Reading Walden

Chris Miller turned me on to The Jefferson Hour. A few episodes back, they got to talking about Walden. What struck me was the discussion of one of Thoreau’s main points, apparently, about leading a deliberate life. This makes sense, he is most often quoted for his thought on the mass of men leading lives of quiet desperation. I am only a chapter or so in but have already encountered the quote. The context is his pondering of how so many of us go through life driven by perceived obligation–that we have a certain job, possess certain things, make certain choices.

I have yet to reach any of Thoreau’s thoughts on how to avoid the pitfall he elaborates so well. As I said, I’ve only just started reading. I am squeezing in pages amongst my other reading. My night time routine of decades is to read a bit of fiction before sleep. I find myself anxious if I skip this and less able to readily sleep. I am still grappling with more than one learning curve, at work. I have books I am trying to keep pushing along on JavaScript, Node and Scala.

I will say I have a bit of a worry. Thoreau was only just thirty when he wrote the book. Tonally, it shows, especially in his extended rant about how those older than him didn’t necessarily have anything to teach him. I get his point, to a degree, that time on this earth alone isn’t an adequate predictor of wisdom. Even where someone has acquired hard won insight through experience, those experiences may not be anywhere near universally applicable. I guess as someone tarred by the brush with which he paints, and a parent to boot, I could have wished for a bit more humility, nuance or both at that point in the opening of the book. My complaint isn’t strong enough for me to set the book down but I do wonder if I should have read it well before now.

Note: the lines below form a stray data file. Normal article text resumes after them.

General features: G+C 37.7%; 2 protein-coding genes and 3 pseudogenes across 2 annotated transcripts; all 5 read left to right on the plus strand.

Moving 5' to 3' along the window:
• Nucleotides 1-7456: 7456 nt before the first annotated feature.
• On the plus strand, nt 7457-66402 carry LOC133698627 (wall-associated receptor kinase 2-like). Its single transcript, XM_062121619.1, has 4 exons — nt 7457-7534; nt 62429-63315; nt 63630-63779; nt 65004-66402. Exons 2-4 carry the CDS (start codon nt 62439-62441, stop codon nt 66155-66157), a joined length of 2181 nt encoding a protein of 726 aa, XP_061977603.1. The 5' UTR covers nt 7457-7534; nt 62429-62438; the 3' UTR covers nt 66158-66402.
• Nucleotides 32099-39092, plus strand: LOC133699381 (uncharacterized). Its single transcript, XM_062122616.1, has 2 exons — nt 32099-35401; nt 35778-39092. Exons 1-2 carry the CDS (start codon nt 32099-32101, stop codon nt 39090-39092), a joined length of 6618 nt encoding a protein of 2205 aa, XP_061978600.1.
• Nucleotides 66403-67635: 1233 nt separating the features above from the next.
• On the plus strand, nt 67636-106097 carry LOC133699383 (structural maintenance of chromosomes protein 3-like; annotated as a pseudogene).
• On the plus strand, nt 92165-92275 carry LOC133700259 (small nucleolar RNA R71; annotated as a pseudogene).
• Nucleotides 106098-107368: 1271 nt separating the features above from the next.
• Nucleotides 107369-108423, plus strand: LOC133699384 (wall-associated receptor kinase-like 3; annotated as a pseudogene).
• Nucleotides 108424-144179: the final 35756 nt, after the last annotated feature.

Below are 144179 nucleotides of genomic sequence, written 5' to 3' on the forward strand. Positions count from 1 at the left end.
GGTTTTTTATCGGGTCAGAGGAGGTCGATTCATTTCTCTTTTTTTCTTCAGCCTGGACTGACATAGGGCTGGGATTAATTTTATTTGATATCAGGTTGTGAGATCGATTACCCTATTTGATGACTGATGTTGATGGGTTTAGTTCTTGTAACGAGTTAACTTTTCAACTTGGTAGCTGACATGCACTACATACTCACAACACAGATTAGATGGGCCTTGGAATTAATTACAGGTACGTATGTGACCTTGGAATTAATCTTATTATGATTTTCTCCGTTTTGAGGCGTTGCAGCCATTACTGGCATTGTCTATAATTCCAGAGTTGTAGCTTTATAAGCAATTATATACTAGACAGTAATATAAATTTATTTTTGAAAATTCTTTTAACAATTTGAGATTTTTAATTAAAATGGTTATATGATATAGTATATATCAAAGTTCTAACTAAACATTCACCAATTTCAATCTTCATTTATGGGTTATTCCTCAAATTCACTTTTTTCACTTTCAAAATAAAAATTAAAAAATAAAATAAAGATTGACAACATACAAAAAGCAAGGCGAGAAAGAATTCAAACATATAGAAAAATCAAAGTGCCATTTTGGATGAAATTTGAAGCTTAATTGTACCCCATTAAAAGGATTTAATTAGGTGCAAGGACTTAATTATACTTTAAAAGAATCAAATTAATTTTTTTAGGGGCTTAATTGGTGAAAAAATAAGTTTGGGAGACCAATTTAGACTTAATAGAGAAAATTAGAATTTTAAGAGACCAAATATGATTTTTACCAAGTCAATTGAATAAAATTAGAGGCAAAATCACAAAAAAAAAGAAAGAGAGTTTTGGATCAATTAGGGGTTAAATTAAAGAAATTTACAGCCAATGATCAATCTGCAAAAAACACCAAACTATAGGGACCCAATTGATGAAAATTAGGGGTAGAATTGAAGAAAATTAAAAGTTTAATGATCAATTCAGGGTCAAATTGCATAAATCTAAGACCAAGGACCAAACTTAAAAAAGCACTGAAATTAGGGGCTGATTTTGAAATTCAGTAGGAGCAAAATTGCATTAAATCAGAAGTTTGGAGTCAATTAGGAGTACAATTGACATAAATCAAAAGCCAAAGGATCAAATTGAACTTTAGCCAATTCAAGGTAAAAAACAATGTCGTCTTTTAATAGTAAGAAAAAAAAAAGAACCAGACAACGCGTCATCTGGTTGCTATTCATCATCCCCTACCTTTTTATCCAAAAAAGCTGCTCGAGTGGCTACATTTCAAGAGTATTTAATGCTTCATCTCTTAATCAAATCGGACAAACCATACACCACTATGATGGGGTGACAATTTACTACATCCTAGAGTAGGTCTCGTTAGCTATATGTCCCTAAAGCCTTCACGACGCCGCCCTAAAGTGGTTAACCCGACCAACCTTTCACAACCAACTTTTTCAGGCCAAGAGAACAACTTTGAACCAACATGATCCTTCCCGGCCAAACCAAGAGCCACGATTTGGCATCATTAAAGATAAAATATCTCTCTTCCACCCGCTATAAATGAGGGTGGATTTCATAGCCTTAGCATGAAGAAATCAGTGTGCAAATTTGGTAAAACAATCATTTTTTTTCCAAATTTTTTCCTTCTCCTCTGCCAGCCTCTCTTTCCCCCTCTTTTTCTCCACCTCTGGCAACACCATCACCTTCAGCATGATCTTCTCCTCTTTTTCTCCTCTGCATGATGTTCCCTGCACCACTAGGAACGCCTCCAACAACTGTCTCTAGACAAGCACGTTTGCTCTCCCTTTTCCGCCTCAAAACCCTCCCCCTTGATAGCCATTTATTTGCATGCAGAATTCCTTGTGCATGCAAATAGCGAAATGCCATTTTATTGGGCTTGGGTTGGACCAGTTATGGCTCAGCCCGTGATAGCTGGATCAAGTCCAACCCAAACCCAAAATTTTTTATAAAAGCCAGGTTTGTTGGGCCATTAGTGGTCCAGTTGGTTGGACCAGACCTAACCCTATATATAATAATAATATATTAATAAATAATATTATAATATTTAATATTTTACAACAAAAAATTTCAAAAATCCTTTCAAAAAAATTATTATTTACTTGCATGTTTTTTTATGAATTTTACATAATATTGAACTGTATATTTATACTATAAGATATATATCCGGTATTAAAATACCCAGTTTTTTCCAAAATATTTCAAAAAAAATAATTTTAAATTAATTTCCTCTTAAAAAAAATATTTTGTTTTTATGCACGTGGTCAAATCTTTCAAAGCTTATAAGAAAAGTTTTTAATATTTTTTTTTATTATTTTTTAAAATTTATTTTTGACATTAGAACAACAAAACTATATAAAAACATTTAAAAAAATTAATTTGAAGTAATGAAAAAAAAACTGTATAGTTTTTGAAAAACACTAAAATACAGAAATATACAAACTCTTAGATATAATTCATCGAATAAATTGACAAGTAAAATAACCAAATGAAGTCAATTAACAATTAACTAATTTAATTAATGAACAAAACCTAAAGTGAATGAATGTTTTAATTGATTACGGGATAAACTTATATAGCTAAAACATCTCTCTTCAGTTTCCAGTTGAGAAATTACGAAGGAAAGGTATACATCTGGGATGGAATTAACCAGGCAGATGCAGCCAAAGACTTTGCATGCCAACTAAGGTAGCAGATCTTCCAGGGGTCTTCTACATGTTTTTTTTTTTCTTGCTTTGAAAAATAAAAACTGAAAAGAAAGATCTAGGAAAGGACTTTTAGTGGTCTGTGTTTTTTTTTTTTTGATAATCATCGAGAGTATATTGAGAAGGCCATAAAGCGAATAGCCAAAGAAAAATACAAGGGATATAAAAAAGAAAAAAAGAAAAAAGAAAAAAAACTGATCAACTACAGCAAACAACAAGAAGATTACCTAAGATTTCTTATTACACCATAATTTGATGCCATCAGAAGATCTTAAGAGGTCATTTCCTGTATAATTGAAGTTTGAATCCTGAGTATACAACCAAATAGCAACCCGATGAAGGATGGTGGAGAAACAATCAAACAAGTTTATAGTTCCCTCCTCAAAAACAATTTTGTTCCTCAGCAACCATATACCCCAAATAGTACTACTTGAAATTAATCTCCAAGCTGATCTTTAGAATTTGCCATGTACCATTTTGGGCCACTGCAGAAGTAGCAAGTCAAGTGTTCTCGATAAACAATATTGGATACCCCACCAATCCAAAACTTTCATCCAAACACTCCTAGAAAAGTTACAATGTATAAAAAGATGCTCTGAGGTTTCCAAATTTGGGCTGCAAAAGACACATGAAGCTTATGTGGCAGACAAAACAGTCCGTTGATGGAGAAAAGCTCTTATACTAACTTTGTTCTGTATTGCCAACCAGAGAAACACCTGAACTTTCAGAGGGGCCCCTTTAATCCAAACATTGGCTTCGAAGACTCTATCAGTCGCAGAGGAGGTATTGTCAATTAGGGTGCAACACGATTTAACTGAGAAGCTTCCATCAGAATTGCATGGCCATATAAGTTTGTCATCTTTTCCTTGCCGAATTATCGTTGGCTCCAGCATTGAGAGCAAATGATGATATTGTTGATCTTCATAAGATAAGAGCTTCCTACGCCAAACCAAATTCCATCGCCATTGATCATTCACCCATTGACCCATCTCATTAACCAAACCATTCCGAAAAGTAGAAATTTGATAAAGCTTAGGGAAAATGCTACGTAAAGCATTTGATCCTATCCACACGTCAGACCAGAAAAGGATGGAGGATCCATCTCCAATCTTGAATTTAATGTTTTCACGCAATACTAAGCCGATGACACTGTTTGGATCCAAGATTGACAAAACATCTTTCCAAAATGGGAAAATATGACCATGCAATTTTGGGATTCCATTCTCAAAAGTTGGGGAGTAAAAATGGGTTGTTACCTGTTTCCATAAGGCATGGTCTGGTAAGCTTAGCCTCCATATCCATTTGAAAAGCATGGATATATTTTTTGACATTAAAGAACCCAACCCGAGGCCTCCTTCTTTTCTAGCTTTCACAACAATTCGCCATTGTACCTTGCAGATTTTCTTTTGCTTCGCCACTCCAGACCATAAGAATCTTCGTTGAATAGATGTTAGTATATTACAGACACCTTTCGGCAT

I hope to find some sort of a pace that makes regular thoughts on the book at least somewhat coherent, here. I have been thinking more lately about the non-technical parts of my professional life. I mentioned this more on my other site but I have returned to Franklin’s 13 virtues, another idea introduced to me by Chris Miller. Walden’s notion of a deliberate life seems highlight compatible with Franklin’s idea of both a highly contemplated, daily life and a set of ideals around which regular reflection should be focused.

As a geek of a certain age, I am starting to feel that my ability to learn new technology and apply it may not be as valuable as these other, less tangible aspects of my professional life. At my current gig, which I started at the end of last year, I am well north of the average age of my peers. They hired me despite a deficit of recently hands on coding experience, at a pretty senior level, too. Looking to my role models, living and historical, long admired and newly found, seems like a good lense through which to start getting my thoughts and values clearer in my own mind so that I can apply them, well, more deliberately.

One Reply to “Reading Walden”

  1. When you mentioned Thoreau’s dismissal of people over 30, I thought about the quote apocryphally attributed to Kurt Vonnegut: “Your parents weren’t always so boring. They got that way raising you.”

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